Many Betabounders associate beta testing with bug hunting – the more issues you find wrong with a product, the better! But Betabound isn’t about bug hunting. Our team of Test Managers also cares about your likes, dislikes, and overall impressions of a tech product. To paint that picture, we request testers submit forms of feedback like discussion posts, bug reports, surveys, feature requests, etc. Bug reports are important, but they’re only a couple brushstrokes of painting a much more complete picture of overall customer acceptance.
Let’s examine what a bug report actually is. A bug report is feedback provided by a beta tester that details an unexpected failure or defect in the product. The report itself typically includes a title, description, steps to reproduce, severity, category, and related file attachments.
If you were a product developer, which would you prefer: 500 bug reports or 500 pieces of feedback that included bug reports, discussion posts, surveys, etc.? Unlike other beta testing communities, we believe in full spectrum testing. Our team doesn’t just care about what is physically wrong with a tech product (which bug reports resolve), but how a product makes you feel emotionally too. For example, yes — your smart TV may not sync to your iPhone, but do you enjoy using the product that other 99% of the time? If no, then what could the product developers do to improve your experience with their smart TV? These are the sorts of questions our clients prefer our testers to answer.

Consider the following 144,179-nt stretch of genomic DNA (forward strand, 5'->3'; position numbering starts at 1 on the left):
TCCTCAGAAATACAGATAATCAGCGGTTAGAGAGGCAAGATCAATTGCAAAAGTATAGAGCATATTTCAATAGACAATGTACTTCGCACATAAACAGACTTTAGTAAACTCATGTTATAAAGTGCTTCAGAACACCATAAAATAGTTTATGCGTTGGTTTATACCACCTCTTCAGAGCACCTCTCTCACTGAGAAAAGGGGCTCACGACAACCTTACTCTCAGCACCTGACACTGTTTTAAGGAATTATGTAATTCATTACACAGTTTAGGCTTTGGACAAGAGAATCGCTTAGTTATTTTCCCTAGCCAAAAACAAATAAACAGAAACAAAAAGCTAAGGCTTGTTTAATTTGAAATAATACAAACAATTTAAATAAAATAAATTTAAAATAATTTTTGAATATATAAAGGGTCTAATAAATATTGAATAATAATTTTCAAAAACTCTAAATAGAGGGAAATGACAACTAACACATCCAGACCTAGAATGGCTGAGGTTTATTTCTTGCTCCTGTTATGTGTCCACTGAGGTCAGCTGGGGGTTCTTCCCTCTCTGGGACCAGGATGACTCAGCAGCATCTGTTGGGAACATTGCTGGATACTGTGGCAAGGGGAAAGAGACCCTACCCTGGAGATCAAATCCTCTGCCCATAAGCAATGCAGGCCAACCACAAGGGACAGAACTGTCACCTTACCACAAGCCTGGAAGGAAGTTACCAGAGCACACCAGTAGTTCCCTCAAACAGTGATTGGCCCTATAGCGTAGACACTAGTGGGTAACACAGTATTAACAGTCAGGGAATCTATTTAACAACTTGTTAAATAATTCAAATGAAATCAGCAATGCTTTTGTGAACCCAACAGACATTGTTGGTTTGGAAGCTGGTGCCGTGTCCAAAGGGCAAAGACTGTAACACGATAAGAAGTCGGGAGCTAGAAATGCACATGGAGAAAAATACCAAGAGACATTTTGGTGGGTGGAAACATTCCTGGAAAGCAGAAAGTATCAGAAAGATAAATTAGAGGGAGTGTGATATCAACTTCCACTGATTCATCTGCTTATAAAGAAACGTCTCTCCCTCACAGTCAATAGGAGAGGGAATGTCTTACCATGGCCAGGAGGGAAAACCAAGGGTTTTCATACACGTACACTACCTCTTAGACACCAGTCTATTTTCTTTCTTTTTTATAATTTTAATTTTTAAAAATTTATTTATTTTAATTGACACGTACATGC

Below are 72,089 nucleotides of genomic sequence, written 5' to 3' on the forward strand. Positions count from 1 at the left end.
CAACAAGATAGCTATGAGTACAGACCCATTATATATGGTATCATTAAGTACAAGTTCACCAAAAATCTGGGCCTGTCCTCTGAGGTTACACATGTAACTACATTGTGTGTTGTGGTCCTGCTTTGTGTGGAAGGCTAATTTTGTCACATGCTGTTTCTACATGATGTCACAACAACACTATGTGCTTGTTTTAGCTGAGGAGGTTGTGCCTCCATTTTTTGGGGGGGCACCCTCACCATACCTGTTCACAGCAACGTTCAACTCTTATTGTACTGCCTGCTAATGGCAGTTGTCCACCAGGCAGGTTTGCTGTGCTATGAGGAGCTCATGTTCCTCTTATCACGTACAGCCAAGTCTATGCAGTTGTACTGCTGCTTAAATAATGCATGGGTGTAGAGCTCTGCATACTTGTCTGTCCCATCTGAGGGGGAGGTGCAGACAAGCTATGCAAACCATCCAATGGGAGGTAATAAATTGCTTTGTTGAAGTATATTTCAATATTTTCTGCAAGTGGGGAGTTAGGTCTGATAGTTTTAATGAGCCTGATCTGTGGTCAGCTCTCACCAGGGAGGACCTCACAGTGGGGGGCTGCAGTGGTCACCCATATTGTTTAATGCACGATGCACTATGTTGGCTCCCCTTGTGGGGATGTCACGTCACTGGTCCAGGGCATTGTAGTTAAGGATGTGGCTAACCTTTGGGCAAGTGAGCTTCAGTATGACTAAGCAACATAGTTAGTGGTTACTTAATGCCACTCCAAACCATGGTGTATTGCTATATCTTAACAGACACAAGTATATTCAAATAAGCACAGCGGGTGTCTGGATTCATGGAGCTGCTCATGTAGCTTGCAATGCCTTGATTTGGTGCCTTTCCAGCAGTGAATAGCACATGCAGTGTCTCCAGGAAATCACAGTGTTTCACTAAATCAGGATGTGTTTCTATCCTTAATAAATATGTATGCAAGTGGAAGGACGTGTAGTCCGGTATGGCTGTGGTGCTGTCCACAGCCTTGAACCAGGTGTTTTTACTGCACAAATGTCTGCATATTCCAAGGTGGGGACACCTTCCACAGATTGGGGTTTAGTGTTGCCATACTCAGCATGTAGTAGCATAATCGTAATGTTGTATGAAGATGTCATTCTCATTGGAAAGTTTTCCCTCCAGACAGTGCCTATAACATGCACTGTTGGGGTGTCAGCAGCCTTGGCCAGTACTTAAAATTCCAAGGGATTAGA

Within Betabound, we prefer quality over quantity. Anyone can heat seek bugs within a beta product, but it takes a thoughtful tester to answer bigger picture questions. Our clients appreciate Betabounders that take the time to offer feature suggestions, share their use-case experiences, dream up new versions of a product, and explain the good and the bad of a specific tech product. Being so close to their products, our clients appreciate our testers’ ability to help them step back and look at the big picture.
Our Test Managers encourage Betabounders to focus on quality feedback rather than quantity of submissions. It’s great to be active within our projects, but it’s even better to share meaningful insights about a product. Those pieces of high-quality, thoughtful feedback are the ones that could shape a product’s final development, and are therefore, the responses we hope testers will focus on if they’re interested in truly helping a team improve their final design.